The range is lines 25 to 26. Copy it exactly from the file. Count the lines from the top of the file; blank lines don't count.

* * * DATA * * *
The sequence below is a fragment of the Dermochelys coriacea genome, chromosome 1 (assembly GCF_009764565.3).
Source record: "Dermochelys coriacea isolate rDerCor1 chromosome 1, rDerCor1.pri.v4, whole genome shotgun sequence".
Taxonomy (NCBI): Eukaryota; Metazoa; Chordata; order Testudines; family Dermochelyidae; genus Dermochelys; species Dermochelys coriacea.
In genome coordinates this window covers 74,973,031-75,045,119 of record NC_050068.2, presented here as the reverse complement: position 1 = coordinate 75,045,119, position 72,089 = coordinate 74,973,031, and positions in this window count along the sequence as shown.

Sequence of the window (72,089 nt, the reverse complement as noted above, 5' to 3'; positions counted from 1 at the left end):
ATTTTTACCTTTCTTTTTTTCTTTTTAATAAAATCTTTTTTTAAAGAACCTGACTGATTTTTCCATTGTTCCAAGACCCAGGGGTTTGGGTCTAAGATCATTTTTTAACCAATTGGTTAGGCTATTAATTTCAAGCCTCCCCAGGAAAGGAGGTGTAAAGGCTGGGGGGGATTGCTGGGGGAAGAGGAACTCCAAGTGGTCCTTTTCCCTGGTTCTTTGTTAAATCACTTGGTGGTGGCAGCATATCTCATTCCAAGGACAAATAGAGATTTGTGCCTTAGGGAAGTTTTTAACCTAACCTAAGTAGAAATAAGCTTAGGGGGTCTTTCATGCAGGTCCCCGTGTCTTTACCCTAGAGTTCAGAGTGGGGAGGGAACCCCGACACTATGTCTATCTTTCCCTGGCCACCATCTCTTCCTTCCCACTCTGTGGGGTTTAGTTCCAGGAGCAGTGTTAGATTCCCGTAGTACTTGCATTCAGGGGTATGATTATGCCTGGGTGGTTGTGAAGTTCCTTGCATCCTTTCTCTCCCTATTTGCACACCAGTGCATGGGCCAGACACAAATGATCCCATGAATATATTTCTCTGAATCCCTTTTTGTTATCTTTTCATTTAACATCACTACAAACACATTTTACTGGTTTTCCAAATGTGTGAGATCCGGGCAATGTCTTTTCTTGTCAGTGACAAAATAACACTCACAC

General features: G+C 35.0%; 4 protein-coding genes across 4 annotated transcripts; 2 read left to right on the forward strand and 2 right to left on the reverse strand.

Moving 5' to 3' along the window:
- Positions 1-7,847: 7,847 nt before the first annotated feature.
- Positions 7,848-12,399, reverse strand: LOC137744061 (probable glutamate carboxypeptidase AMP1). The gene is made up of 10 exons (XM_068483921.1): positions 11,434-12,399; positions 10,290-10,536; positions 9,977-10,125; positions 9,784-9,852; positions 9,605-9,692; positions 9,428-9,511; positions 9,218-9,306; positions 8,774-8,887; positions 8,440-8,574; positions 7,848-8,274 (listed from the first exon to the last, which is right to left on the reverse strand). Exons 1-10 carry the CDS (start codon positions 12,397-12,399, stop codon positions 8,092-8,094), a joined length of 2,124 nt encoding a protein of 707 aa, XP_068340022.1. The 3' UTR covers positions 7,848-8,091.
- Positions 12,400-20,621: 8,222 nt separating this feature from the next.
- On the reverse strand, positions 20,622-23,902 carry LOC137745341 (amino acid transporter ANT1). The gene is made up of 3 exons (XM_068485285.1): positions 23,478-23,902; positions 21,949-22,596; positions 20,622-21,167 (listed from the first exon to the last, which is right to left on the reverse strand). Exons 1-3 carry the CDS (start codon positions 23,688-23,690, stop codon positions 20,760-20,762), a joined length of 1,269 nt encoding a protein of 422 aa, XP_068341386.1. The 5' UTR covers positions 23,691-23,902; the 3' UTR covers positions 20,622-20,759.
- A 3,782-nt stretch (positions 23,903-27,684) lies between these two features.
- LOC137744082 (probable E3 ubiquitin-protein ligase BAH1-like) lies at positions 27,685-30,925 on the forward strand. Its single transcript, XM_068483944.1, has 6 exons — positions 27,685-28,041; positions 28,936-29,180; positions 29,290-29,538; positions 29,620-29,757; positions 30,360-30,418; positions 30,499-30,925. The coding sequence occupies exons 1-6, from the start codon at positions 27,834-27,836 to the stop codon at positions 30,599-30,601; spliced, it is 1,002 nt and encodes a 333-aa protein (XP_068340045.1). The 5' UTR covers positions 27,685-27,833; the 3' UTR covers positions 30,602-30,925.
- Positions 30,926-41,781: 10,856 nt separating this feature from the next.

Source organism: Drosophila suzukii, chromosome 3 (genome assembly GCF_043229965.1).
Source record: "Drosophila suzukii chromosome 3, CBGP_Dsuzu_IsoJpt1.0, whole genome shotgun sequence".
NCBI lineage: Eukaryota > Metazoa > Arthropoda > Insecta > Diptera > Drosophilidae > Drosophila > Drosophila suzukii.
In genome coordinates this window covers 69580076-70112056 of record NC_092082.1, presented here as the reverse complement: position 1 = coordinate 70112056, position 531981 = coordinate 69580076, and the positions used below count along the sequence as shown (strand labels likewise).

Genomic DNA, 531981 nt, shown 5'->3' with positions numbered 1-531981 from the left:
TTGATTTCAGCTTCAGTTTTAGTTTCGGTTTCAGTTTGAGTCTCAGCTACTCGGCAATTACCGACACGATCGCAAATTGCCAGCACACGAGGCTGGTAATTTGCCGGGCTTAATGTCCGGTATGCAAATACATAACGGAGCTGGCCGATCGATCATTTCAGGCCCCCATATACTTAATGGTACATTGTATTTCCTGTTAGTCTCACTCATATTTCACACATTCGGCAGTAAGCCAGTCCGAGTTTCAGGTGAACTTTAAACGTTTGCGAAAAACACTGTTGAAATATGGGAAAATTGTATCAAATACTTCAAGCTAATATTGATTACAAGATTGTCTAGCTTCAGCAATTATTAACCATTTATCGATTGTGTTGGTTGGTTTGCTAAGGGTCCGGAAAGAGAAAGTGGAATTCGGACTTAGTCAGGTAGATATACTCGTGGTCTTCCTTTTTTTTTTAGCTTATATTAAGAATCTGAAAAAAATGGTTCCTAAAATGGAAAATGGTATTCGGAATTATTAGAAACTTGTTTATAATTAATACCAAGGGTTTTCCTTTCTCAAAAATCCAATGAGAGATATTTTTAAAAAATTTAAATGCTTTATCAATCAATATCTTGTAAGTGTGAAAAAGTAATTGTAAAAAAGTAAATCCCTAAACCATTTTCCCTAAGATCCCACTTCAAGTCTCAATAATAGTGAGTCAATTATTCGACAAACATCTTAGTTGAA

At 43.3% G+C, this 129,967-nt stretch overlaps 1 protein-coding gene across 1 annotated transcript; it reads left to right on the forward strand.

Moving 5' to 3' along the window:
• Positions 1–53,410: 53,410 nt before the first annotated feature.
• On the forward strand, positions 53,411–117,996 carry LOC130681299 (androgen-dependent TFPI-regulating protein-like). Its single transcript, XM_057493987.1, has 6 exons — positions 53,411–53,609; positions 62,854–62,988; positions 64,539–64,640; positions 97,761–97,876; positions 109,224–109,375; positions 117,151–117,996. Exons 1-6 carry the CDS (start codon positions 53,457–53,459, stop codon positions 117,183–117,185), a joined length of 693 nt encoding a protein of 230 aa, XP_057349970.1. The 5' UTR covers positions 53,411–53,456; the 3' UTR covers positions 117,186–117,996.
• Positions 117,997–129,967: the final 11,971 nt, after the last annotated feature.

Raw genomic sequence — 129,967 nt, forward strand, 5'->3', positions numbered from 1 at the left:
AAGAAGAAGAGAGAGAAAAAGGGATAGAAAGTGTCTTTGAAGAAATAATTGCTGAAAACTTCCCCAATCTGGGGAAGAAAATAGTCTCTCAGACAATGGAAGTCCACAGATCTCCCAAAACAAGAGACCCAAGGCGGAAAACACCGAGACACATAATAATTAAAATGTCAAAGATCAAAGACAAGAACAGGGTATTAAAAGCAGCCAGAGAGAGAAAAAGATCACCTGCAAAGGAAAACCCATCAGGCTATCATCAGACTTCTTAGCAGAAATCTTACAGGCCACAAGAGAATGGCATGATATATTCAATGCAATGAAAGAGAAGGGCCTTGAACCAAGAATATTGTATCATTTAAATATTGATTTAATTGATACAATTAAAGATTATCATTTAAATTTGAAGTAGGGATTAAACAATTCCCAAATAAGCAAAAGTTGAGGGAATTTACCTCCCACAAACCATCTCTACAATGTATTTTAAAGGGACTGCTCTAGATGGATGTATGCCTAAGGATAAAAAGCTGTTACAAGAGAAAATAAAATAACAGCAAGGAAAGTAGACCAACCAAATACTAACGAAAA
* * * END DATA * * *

• On the forward strand, positions 53,411–117,996 carry LOC130681299 (androgen-dependent TFPI-regulating protein-like). Its single transcript, XM_057493987.1, has 6 exons — positions 53,411–53,609; positions 62,854–62,988; positions 64,539–64,640; positions 97,761–97,876; positions 109,224–109,375; positions 117,151–117,996. Exons 1-6 carry the CDS (start codon positions 53,457–53,459, stop codon positions 117,183–117,185), a joined length of 693 nt encoding a protein of 230 aa, XP_057349970.1. The 5' UTR covers positions 53,411–53,456; the 3' UTR covers positions 117,186–117,996.
• Positions 117,997–129,967: the final 11,971 nt, after the last annotated feature.